"HELPING TO BUILD A BETTER COMMUNITY" Visit us on our website at www.city.water1oo.on.ca
Your score Less than zero (Frosh Pooper) YouwiU spend the restofyouruniversity life findmg all the changes from one edition to the next in your textbooks.
tance relationship or homesick. But you have awhole year to make up for it.
Over 100 (Frosh Regular) -You
THE CITY OF
proach individuals and ask them to join a church meeting or a bible study. Recopzed clubs on campus are barred from approachingpeople unsolicited largely for this reason.The hope is that any student that is approached wdl immediatelyrecognize that the group speaking to them is forced to remain unofficial for some reason and be wary. I've spoken with new students on campus that were whisked away to an ICC church outside K-W when agreed to particithey uns~spectingl~ pate. The organization was founded in 1979 by the firebrand evangelist Kip McKean after he was dismissed from the mainstream Church of Christ movement. His brand of Christianity spread rapidly; over 400 ICC churches now exist worldwide. The church draws from the fundamentalist protestant movement and focuses on a literal reading of the New Testament and tries to ensure that its members live proper Christian lives in accordance with the group's rules.
It's these rules that often lead people to sloppily label the ICC as a cult. There's debate overwhether the term 'cult' can be used to accuratelydesctibe any group, but the label is particularly misleadmg to those trying to understand the appeal of theICC. Thereis no hero worshp of the leader, no particularly unusual rituals, no millennia1 apocalypsesor anything else thatwould setoffalarm bells. Thechurchproxldes something particularly appealing to youth and those in a period of transition: a strong base of emotional support and the ability of its members to extract themselves froma chaotic and morally ambiguous world and engage in a structured and purposeful lifestyle with a clear set ofguidelines thatguarantee salvation. Nothing is particularly insidious about this. The appealis similar to that of any religious organization and the members of the church are as wellintendoned as those of any other faith. But the devil is in the details. see FAITH, page 10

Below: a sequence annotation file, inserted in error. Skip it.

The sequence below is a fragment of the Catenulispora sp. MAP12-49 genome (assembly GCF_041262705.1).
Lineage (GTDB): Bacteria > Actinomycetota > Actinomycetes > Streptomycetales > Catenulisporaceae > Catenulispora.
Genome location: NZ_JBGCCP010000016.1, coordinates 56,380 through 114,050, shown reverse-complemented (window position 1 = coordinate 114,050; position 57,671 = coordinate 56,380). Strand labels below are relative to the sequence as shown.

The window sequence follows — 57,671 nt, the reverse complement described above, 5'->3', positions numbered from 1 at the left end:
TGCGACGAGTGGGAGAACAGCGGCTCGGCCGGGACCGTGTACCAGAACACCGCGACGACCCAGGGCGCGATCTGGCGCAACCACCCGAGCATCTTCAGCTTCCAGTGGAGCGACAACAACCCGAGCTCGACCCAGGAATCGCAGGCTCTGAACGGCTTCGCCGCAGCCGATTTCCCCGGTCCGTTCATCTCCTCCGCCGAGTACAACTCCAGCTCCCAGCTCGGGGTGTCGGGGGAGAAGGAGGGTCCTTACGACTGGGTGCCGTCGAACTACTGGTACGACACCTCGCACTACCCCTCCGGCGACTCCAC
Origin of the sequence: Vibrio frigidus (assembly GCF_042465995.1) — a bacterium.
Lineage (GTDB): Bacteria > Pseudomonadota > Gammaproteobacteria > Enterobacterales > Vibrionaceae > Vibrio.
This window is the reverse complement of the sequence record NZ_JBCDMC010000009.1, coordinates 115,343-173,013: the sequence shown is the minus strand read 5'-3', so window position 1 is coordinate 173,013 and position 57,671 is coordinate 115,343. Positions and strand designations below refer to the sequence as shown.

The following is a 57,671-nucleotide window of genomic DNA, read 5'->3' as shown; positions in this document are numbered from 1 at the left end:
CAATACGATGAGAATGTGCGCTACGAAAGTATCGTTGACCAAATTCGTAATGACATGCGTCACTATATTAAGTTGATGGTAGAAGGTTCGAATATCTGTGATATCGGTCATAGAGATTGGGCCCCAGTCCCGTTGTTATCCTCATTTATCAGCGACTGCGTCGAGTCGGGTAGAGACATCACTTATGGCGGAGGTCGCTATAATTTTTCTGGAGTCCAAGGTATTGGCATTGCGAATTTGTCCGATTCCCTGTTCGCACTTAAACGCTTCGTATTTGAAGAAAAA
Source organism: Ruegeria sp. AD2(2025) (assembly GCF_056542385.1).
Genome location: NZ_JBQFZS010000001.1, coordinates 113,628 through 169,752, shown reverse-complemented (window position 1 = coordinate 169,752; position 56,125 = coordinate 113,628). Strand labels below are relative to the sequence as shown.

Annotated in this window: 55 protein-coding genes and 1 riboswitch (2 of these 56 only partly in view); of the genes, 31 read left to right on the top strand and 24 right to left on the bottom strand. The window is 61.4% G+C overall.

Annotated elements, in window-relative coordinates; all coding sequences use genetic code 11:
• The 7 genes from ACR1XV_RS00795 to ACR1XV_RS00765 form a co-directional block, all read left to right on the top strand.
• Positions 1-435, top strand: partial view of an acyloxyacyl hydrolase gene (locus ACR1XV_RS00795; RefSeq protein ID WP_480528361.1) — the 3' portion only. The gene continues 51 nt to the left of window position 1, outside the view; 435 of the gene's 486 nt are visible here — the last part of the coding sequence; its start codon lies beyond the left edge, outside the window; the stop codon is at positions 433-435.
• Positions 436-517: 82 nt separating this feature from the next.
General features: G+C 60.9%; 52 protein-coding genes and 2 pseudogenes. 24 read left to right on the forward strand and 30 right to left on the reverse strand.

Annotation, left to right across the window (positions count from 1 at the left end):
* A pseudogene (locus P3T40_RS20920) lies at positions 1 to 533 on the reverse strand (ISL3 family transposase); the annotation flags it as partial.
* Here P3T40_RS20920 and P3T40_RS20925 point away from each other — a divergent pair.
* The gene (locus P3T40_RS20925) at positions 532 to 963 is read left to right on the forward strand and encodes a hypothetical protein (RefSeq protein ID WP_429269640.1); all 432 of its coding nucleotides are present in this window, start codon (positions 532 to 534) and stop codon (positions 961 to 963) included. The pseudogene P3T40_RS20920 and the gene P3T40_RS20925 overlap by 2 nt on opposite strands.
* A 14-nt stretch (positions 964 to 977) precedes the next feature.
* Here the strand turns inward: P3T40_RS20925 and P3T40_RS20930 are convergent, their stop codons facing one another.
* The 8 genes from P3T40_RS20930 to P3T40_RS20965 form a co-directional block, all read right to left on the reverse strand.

Go Ahead. Add Some Meat.
FRIDAY, AUGUST 29,2003
Please, forget about Fink and move on Dear people who keep talking about Finkelstein, This topic is more overplayed than that ShaniaTwain song "Up", and just as nauseating. He came, he spoke, and he angered. Then for the next 60 days, UW students bitched and moaned and hurled insults at one another to assert their political beliefs. And then alarge faction of UW students, belonging to the "Stop Fudgingtalkingabout this Shit" party chimed in, "For the love of Jehovah, stop fudging talking about this shit!" I'm tired of hearingpseudointellectual drivel spurting out the mouths of both sides.They should chew o n some "chillaxation" pills and talk about something else. Hell, read a book,write somepoeuy, masturbate to tasteful anal porn. Stop agonizing over the Fink. Stop thinking you are being targeted at this school
based on your ethnicity.That's just foolish. There are d o n s ofChinese people on this campus who are perfectly accepting of you whether you areJewish, Hindu, Christian, Muslim or followers of the Force. As the fall termbegns, let's quit talkingabout theFink such that the incoming frosh don't think we're kuckoo for Finkelpops. Don'tworry, we'llresurrect the Fink for Misprint. Yours truly,
-Herambone ?AClassicalHindu Studies
Cassar, out of my womb! This is in response to Alex Cassar's letter regarding abortion. His statement that "abortion.. .causes great hardship for women7' is unjustified, making me wonder whether he actually can support that argument. I believe